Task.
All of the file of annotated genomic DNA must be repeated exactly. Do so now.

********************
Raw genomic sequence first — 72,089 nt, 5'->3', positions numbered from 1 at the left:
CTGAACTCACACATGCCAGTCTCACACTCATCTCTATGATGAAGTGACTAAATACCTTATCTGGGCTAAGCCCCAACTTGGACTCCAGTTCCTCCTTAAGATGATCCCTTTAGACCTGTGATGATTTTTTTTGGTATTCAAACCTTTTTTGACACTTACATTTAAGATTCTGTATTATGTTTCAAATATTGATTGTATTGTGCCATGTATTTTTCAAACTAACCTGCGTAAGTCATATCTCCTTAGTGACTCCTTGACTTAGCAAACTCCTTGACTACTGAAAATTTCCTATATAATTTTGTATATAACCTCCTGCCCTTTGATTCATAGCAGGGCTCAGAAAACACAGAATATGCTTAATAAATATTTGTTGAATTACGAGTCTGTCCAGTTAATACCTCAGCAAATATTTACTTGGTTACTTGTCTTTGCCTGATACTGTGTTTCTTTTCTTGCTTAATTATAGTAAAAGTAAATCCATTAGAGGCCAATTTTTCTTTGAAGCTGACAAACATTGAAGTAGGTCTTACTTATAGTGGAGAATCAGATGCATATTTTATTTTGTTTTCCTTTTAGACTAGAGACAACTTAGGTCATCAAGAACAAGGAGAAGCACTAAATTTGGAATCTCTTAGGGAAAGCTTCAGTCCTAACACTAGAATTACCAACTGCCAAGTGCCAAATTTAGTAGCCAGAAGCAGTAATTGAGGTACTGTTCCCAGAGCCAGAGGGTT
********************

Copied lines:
Raw genomic sequence first — 72,089 nt, 5'->3', positions numbered from 1 at the left:
CTGAACTCACACATGCCAGTCTCACACTCATCTCTATGATGAAGTGACTAAATACCTTATCTGGGCTAAGCCCCAACTTGGACTCCAGTTCCTCCTTAAGATGATCCCTTTAGACCTGTGATGATTTTTTTTGGTATTCAAACCTTTTTTGACACTTACATTTAAGATTCTGTATTATGTTTCAAATATTGATTGTATTGTGCCATGTATTTTTCAAACTAACCTGCGTAAGTCATATCTCCTTAGTGACTCCTTGACTTAGCAAACTCCTTGACTACTGAAAATTTCCTATATAATTTTGTATATAACCTCCTGCCCTTTGATTCATAGCAGGGCTCAGAAAACACAGAATATGCTTAATAAATATTTGTTGAATTACGAGTCTGTCCAGTTAATACCTCAGCAAATATTTACTTGGTTACTTGTCTTTGCCTGATACTGTGTTTCTTTTCTTGCTTAATTATAGTAAAAGTAAATCCATTAGAGGCCAATTTTTCTTTGAAGCTGACAAACATTGAAGTAGGTCTTACTTATAGTGGAGAATCAGATGCATATTTTATTTTGTTTTCCTTTTAGACTAGAGACAACTTAGGTCATCAAGAACAAGGAGAAGCACTAAATTTGGAATCTCTTAGGGAAAGCTTCAGTCCTAACACTAGAATTACCAACTGCCAAGTGCCAAATTTAGTAGCCAGAAGCAGTAATTGAGGTACTGTTCCCAGAGCCAGAGGGTT